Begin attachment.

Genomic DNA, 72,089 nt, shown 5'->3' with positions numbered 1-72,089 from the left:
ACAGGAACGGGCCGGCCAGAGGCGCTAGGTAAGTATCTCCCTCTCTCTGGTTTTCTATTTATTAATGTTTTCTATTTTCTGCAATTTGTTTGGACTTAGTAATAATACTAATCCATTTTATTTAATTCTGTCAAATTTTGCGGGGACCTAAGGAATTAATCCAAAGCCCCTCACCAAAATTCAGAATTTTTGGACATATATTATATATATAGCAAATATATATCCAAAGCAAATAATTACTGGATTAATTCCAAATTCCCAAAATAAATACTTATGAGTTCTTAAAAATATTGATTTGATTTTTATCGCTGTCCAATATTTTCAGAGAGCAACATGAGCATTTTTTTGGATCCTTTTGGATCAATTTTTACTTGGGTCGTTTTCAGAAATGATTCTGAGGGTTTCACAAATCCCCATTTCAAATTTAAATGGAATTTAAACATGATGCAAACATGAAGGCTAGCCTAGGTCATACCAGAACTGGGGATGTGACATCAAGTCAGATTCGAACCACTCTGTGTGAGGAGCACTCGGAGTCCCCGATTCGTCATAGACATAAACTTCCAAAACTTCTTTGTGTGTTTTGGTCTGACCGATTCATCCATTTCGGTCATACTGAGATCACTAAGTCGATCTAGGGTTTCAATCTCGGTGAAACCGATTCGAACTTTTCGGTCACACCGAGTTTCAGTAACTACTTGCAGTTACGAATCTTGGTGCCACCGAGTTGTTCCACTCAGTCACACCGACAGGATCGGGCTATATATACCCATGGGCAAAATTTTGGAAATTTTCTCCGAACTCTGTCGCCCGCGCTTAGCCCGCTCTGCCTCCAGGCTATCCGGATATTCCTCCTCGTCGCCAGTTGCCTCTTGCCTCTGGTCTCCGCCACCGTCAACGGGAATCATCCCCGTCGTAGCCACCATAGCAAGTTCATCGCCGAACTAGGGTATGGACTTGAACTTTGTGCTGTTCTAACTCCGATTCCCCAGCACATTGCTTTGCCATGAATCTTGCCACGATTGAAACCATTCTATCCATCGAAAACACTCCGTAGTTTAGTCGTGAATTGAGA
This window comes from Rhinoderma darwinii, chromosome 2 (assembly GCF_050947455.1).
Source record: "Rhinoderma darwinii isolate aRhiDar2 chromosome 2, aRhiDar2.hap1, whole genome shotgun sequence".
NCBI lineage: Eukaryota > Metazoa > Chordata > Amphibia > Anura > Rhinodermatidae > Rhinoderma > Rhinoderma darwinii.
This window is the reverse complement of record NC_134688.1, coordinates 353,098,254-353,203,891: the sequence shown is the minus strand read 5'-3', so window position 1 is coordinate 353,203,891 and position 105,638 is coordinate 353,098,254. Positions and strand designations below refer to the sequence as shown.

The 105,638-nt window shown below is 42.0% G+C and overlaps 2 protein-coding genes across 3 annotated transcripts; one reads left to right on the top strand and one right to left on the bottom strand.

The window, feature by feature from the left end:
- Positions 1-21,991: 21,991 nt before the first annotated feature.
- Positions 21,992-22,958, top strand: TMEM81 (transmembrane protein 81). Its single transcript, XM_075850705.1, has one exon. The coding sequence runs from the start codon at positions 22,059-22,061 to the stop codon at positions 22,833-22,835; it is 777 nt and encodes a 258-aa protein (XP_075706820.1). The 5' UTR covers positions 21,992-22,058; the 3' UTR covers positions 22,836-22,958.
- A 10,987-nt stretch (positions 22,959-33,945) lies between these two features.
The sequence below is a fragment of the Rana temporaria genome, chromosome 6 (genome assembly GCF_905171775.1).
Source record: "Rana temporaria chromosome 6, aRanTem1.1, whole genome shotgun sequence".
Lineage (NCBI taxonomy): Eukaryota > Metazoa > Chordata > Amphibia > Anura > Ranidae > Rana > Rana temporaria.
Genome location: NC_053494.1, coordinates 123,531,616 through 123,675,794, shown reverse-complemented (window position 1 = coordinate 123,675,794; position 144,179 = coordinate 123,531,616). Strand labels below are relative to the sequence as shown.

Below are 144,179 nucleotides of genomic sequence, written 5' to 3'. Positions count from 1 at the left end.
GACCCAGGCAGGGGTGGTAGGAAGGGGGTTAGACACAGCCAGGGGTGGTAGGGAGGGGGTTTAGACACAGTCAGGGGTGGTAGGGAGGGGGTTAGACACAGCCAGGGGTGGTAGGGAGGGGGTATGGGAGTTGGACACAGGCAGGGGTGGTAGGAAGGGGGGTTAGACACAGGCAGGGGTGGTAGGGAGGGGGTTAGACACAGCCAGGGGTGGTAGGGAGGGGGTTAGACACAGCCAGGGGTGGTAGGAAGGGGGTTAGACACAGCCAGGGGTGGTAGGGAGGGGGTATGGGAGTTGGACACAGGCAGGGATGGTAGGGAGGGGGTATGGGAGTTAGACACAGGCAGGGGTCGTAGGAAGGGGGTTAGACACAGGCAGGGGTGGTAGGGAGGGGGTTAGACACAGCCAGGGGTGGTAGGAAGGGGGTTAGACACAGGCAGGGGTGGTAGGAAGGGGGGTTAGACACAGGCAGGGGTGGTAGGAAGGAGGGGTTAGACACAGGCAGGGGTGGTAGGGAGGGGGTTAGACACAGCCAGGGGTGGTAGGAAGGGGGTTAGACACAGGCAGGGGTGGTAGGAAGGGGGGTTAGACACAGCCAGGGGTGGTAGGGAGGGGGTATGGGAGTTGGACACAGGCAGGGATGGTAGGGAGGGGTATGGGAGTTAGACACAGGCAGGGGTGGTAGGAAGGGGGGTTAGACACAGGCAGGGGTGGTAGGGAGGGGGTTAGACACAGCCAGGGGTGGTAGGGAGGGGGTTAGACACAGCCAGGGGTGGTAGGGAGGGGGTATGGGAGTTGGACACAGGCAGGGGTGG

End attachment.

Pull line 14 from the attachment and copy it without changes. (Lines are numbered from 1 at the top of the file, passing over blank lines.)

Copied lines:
Lineage (NCBI taxonomy): Eukaryota > Metazoa > Chordata > Amphibia > Anura > Ranidae > Rana > Rana temporaria.